Green electricity levy falls to 3.7 cents per kilowatt hour
The surcharge on the price of electricity to promote green power will be significantly reduced for consumers next year. The levy will fall to a good 3.7 cents per kilowatt hour in 2022 from the current 6.5 cents, government and industry representatives said on Thursday, according to agency reports. The reduction is also made possible by a federal subsidy of a good three billion euros. Without the billion subsidy, the levy would be around 4.66 cents in 2022. In 2021, the levy is 6.5 cents - but even this is only due to federal subsidies. Otherwise it would have risen sharply.
The operators of the major electricity grids plan to announce the amount of the EEG levy for the coming year this Friday. However, it is only one component of the electricity price. In the industry, it is expected that a falling EEG surcharge will stabilize electricity prices overall. On the other hand, procurement costs that energy suppliers have to pay for electricity have increased significantly.
There are several reasons for the falling EEG surcharge. According to an analysis by the think tank Agora Energiewende, the high gas, coal and CO2 prices have led to a sharp rise in the price of electricity on the stock exchange. As a result, far less money is needed from the EEG account to compensate for differential costs of renewables; renewables generate higher revenues on the market and the necessary subsidy amount decreases. In addition, the EEG plants of the early years, which still received comparatively high remuneration, have gradually reached the end of their 20-year subsidy period since this year: "The cost backpack of the EEG is thus becoming smaller and smaller."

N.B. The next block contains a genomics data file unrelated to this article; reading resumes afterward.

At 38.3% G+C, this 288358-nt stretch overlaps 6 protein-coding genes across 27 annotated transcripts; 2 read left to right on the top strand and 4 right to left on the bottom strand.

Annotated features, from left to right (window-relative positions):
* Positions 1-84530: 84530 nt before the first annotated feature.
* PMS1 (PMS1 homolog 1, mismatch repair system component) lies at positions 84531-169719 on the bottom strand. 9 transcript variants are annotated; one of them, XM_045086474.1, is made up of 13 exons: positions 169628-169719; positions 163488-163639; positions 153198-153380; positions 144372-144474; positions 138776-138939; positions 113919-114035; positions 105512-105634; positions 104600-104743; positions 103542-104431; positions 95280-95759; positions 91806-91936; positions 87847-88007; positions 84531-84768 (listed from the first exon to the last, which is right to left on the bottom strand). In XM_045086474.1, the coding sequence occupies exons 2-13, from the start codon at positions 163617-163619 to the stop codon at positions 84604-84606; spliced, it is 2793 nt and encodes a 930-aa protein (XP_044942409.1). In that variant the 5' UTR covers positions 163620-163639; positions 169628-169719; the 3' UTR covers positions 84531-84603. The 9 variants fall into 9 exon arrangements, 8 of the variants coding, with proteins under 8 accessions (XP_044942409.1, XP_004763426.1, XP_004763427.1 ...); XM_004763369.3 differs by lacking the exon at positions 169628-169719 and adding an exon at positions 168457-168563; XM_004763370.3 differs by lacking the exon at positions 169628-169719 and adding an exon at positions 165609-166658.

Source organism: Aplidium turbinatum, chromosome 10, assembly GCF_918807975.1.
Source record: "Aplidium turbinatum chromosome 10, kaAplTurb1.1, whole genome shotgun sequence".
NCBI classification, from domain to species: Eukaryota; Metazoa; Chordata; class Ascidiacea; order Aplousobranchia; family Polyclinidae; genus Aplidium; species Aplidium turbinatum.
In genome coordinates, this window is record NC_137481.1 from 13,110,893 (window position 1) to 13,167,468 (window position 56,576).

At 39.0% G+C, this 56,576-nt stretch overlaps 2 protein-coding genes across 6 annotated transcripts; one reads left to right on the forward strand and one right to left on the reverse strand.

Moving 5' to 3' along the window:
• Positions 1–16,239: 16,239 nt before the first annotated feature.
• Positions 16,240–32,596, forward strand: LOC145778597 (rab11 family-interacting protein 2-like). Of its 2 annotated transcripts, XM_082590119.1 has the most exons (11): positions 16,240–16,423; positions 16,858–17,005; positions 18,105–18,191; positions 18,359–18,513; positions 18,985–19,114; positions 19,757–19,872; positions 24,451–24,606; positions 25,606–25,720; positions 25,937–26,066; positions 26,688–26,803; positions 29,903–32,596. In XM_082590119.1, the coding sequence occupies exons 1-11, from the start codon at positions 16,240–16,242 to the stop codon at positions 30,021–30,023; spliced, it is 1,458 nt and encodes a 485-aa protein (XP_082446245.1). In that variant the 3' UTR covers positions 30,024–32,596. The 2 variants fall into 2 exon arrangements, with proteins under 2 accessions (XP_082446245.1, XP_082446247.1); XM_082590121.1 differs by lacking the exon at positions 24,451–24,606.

What this means for the end consumer, the experts of Check 24 calculate. For a sample household with a consumption of 5000 kWh the electricity bill decreases annually by approximately 167 euro. A single with an annual consumption of 1,500 kWh would pay about 50 euros less. "The reduction in the EEG levy is good news for consumers, because the price of electricity is currently at an absolute record level," says Steffen Suttner, Managing Director Energy at CHECK24. "Nevertheless, a family will still pay 220 euros for the green electricity surcharge next year. A further, substantial saving is currently only possible by changing the electricity provider."
Federal Minister of Economics Peter Altmaier (CDU) will then also comment in view of the high energy prices. The ministry declined to comment on Thursday's statements. The surcharge on the electricity price, which in principle all consumers have to pay, is used to pay for the promotion of wind or solar plants.